Over the past year I’ve been privately coaching a wide range of athletes – everyone from those just starting to run for the first time, to those seeking to improve race times or get ready for a competitive cross country season.
Through all if it, I’ve been asked a lot about running form. It seems to me that many people harbor the belief that there is “one perfect running form” and all other forms will lead to injury.
While I am in no way the ultimate expert on the topic, I have learned a lot through my own experience with injuries, which has involved working with some of the top doctors and therapists to understand how the body moves with regards to running, and using this understanding to both rehab and prevent different injuries. I have also communicated many of these learnings to teammates, friends and clients, often with a great deal of success.
I would like to share my experience and observation:
1. Injuries happen because of a lack of strength.
2. There is no perfect running form.
3. There is no such thing are running injury free without body maintenance.
Point #1: Strength:
Running involves you to essentially jump from one step to the next. Each time you jump, your body must transfer stored energy into forward motion. This results in propulsion. Then you must land, single-leggedly upon impact. This requires your body to stabilize, and then continue to transfer the momentum forward.
While core work is a key aspect of training, I find that glute strength is just as important. The glutes are your motor. Proper glute engagement creates hip extension and propulsion forward. It also stabilizes the pelvis and prevents inward rotation of the femur. When glutes don’t fire properly, there is an overemphasis on the lower leg muscles creating propulsion and stability….this can lead to overuse injuries in those small muscles that shouldn’t have to do such a big job. Inactive glutes also compromise the knees (physics lesson: the knee is the fulcrum point in the hip-to-foot lever that is your leg). Tight and painful IT bands are often a result of inactive and overly tight (see point #3) glutes.
Exercises to include:
– Single Leg Squats: if your knee insists on falling in, it’s usually because your glutes aren’t firing.
– Runner’s Touch:
This is a great example shown by a PT clinic I used to work with in Portland:
Side plank with leg lifts
Point #2: Running Form vs. Running Efficiently
If you are truly interested in learning “the ultimate perfect running form” do yourself a favor and look up as many scientific papers on the topic, assess the methods used in the experiments and compare the conclusions. I personally have found that it’s pretty inconclusive. And, like many impacts on the human body – it’s completely individual (although if you’re looking for a great overview on this topic, this is an excellent book written by the man who made my orthotics: http://www.humanlocomotion.org/)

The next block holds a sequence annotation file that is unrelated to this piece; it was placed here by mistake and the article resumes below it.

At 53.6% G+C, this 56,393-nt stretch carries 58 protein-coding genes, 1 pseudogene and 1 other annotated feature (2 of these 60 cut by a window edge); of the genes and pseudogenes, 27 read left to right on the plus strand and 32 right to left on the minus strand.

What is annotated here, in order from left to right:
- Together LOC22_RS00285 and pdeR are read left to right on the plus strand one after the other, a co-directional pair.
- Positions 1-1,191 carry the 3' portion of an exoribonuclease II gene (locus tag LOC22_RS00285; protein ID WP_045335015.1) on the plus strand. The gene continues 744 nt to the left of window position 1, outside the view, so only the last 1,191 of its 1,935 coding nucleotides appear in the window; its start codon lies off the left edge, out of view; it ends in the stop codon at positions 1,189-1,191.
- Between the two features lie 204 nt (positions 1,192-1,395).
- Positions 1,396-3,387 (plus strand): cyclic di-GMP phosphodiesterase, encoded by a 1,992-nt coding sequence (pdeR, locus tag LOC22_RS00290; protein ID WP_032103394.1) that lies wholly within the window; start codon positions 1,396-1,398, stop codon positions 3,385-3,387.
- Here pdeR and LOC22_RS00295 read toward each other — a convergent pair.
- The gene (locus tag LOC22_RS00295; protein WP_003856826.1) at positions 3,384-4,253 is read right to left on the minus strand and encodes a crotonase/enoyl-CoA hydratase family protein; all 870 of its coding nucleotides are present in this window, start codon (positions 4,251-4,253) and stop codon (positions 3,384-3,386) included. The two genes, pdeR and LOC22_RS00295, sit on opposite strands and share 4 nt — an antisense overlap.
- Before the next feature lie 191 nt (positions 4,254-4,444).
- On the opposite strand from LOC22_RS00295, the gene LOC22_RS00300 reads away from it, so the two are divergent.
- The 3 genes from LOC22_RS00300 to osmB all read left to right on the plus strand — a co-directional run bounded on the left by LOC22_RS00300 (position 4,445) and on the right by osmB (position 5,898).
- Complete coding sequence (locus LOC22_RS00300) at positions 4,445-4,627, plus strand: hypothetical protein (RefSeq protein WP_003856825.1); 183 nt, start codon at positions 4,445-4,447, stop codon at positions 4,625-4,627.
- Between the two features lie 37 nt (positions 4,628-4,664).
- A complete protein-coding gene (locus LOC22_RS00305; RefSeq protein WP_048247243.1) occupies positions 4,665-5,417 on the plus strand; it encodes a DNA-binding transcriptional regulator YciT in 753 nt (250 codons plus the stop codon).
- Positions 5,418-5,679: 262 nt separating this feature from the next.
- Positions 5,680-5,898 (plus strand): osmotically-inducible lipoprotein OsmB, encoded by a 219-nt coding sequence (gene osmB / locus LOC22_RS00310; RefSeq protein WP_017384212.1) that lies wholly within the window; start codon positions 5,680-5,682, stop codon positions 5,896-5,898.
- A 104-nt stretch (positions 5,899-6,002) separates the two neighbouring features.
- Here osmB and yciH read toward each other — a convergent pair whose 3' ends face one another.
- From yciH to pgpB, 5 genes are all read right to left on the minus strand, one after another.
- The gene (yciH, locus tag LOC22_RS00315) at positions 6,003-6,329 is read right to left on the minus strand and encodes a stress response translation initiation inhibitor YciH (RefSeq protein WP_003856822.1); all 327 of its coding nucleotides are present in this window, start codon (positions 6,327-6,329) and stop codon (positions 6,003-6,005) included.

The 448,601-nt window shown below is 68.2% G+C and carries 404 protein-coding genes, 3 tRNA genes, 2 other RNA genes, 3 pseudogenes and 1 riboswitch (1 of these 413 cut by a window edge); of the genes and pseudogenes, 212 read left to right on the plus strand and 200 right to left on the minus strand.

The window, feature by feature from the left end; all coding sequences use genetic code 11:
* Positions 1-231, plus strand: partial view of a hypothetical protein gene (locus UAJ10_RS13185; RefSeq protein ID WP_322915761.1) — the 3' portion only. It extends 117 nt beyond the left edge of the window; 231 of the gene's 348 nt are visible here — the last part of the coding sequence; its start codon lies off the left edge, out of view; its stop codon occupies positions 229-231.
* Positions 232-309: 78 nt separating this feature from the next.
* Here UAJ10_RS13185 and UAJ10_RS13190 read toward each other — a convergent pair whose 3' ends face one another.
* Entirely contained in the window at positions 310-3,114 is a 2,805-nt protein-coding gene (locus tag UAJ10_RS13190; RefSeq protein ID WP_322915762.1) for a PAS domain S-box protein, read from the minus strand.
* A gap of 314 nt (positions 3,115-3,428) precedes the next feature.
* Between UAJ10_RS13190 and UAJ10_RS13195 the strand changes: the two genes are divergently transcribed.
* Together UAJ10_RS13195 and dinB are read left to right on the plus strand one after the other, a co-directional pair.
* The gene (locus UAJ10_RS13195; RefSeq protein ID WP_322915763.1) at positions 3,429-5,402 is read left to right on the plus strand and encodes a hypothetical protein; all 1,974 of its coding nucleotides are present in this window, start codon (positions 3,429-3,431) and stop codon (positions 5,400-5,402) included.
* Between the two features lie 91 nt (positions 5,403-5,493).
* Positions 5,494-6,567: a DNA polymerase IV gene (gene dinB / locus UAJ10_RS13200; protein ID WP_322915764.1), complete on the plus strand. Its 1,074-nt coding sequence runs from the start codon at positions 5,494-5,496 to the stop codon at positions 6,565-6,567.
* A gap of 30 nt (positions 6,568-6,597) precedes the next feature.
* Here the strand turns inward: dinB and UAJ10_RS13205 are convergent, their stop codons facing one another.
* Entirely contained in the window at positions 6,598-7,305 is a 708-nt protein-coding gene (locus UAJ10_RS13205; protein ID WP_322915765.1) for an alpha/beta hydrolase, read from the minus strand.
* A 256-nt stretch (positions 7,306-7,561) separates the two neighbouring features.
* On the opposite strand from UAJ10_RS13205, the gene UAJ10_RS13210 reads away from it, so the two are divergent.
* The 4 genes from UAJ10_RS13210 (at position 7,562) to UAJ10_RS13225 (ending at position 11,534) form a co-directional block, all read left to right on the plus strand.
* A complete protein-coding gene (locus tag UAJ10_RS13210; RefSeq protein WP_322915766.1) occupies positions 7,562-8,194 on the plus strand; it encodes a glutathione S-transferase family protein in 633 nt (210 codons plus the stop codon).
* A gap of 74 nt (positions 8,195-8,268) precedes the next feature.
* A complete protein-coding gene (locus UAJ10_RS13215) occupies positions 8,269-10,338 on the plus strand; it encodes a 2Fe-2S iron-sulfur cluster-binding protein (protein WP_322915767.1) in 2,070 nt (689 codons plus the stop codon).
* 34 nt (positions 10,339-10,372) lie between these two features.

What I’ve found to be more effective than worrying about running like a Kenyan is focusing on running efficiently. Go sprint up a hill. It forces you to move your mass as efficiently as possible. You have to use your arms. You have to take smaller, quicker steps and you have to drive your feet downwards in order to maximize the energy that is returned back to you. Run up a short, steep hill (15-30 sec interval) and notice what has to change in order for you to run faster. Take note and apply to flat land acceleration. Also keep in mind that going out for an easy jog is completely different than trying to race a mile as fast as possible. An easy jog doesn’t require moving as efficiently as possible, but when you start running at different paces, especially faster paces, you notice how efficiency affects your ability to run fast. If you’re only going to jog a few days per week you probably don’t need to worry too much about running form – I would emphasize focusing on increasing your ability to do single leg squats, lunges and balance work instead.
Point #3: Maintenance
You wouldn’t expect a car to run perfectly forever without any maintenance. Yet I still
get asked all the time by clients how they can achieve a perfect running form that will allow them to forever run injury free. Guess what: you can’t. The body breaks down. If you are pushing it to the point of fatigue on a regular basis then it will break down. It will get tight in places. Fascia will get bound up and impede muscles from working effectively. The best way to prevent this: getting regular body treatment. Massage, ART, Graston are examples of treatment I get on a regular basis. I also do a lot of self-treatment: trigger point therapy, Active Isolated Stretching, Yoga (although to be 100%
honest, I hate yoga terribly – I have a 30 minute stretching focused yoga video that I do – I get in and I get out…it’s ok, you can judge me if you want, although it’s not very zen to judge.) Injuries are inevitable to some degree if you’re pushing yourself, but they can be limited and many can be avoidable with being consistent in body treatment.
Recovery is just as important as body treatment. A fatigued body needs to recover before it can perform. Going hard every single day is only setting yourself up for injury and burnout. Take easy days where you run without looking at the watch in between hard efforts. I personally like to take 2-3 days easy before pushing myself again.
If you take only one thing away from this post, take this:
You will only perform to the level at which you are recovered.